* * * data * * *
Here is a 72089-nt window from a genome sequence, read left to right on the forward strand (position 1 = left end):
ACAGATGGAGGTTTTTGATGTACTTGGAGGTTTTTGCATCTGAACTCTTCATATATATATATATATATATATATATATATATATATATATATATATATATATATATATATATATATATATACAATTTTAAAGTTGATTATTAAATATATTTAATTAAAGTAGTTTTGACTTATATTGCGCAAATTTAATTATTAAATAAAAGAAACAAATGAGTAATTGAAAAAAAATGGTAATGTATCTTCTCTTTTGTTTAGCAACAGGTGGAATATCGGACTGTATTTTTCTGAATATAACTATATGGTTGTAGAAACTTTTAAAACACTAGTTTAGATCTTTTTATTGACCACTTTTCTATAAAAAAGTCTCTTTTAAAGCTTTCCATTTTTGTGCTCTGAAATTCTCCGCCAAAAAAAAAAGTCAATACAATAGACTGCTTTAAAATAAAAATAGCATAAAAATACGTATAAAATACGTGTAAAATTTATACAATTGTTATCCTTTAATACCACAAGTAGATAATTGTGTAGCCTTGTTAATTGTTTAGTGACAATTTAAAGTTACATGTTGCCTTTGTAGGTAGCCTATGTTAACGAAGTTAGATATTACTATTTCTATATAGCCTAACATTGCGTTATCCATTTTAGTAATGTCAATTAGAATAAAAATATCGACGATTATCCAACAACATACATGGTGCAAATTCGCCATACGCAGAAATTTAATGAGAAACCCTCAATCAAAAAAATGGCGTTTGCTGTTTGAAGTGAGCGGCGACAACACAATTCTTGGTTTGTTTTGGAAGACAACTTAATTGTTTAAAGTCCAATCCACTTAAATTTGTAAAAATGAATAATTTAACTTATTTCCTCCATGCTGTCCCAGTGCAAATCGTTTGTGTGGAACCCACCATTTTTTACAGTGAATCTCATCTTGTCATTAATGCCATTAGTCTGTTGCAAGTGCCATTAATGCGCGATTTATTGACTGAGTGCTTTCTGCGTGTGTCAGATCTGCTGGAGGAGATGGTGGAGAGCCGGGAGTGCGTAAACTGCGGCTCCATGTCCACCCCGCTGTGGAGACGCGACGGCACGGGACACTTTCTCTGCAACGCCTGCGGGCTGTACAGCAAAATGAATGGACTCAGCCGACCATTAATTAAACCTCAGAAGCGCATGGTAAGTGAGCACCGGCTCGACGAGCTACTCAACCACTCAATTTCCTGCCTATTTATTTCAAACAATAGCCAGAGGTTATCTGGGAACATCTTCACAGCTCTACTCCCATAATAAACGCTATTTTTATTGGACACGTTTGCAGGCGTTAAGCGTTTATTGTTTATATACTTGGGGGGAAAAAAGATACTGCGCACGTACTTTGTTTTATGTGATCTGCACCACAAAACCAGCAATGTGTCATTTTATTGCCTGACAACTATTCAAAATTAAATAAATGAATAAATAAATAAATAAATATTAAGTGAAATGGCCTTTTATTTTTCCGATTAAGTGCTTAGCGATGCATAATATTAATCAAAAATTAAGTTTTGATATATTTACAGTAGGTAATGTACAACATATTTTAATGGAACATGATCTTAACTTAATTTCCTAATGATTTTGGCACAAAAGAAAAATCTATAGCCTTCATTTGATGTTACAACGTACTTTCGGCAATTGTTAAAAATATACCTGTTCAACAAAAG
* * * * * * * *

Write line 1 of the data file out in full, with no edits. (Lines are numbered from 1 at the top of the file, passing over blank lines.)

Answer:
Here is a 72089-nt window from a genome sequence, read left to right on the forward strand (position 1 = left end):